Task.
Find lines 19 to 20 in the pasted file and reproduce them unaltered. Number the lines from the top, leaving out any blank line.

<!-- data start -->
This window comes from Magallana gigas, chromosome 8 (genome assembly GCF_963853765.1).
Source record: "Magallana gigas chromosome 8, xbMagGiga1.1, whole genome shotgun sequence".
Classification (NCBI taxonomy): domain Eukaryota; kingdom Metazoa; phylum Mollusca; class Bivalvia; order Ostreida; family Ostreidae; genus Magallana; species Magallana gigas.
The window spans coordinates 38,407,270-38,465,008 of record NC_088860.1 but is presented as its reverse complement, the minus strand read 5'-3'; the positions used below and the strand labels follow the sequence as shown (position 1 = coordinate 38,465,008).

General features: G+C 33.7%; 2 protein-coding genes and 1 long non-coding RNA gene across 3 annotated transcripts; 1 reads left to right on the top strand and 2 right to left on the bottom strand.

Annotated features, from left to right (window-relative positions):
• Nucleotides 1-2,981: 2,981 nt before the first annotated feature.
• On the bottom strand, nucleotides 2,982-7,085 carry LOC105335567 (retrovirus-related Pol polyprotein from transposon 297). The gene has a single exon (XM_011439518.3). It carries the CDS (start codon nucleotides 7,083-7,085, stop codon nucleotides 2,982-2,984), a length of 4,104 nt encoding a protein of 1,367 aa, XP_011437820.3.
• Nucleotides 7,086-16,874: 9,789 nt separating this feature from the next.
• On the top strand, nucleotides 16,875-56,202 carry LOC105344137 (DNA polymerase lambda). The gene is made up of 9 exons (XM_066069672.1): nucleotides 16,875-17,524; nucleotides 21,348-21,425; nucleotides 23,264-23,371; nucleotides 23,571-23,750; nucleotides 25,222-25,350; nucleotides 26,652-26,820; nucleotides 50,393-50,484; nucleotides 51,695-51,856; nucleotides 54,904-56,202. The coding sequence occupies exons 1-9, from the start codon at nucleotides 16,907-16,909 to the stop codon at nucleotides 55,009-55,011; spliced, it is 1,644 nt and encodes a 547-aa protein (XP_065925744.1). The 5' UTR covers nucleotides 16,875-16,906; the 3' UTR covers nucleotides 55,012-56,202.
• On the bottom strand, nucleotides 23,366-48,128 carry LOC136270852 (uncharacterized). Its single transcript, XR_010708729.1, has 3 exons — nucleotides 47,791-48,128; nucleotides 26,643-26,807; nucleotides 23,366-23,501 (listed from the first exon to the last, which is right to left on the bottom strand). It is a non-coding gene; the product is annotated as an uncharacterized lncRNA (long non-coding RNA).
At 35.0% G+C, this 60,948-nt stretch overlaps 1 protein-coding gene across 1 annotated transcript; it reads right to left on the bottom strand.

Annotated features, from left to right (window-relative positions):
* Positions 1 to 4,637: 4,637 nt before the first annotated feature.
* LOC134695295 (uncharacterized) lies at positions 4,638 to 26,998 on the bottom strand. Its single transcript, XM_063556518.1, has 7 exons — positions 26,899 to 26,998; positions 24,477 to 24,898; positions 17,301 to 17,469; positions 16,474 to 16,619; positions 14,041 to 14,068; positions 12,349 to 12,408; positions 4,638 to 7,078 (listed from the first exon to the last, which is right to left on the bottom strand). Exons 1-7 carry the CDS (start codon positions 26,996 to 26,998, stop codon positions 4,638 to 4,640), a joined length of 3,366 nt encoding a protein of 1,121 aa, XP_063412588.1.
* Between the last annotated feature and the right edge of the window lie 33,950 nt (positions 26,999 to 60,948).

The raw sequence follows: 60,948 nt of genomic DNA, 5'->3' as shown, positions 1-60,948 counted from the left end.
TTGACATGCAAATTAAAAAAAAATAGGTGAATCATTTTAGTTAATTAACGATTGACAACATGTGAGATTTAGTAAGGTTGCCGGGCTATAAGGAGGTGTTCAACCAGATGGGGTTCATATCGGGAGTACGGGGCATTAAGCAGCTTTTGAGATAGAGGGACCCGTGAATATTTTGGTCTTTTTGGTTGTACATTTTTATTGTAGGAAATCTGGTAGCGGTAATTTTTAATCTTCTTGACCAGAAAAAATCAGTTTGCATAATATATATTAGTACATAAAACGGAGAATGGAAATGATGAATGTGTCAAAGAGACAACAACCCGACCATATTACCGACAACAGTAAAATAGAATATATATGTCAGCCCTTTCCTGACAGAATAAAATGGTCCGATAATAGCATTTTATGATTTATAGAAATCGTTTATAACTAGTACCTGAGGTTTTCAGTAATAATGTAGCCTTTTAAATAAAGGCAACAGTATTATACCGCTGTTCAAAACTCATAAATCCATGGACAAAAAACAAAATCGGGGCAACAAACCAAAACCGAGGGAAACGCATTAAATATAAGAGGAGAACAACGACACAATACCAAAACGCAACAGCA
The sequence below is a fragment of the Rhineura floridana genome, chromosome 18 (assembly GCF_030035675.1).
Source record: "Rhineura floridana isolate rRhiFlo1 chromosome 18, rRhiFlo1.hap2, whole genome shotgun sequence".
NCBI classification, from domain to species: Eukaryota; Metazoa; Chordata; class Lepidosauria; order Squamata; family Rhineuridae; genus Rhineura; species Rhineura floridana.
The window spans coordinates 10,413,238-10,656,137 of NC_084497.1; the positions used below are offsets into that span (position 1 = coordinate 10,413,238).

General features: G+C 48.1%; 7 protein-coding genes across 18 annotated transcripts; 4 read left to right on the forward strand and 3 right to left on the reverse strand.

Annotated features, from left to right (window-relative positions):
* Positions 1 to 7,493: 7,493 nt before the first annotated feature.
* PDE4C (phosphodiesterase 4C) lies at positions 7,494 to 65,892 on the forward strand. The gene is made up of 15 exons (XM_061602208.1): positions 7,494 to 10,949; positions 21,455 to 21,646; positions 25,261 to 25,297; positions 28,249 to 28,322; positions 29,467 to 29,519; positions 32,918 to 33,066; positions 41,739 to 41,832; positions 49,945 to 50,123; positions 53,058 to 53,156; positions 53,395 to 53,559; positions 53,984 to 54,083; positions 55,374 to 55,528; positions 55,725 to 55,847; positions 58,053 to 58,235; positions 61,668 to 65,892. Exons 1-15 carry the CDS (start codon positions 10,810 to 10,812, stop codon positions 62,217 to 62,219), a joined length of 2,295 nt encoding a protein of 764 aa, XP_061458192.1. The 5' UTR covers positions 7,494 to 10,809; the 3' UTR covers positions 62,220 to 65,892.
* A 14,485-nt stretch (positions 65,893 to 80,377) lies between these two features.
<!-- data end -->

The sequence below is a fragment of the Rhineura floridana genome, chromosome 18 (assembly GCF_030035675.1).
Source record: "Rhineura floridana isolate rRhiFlo1 chromosome 18, rRhiFlo1.hap2, whole genome shotgun sequence".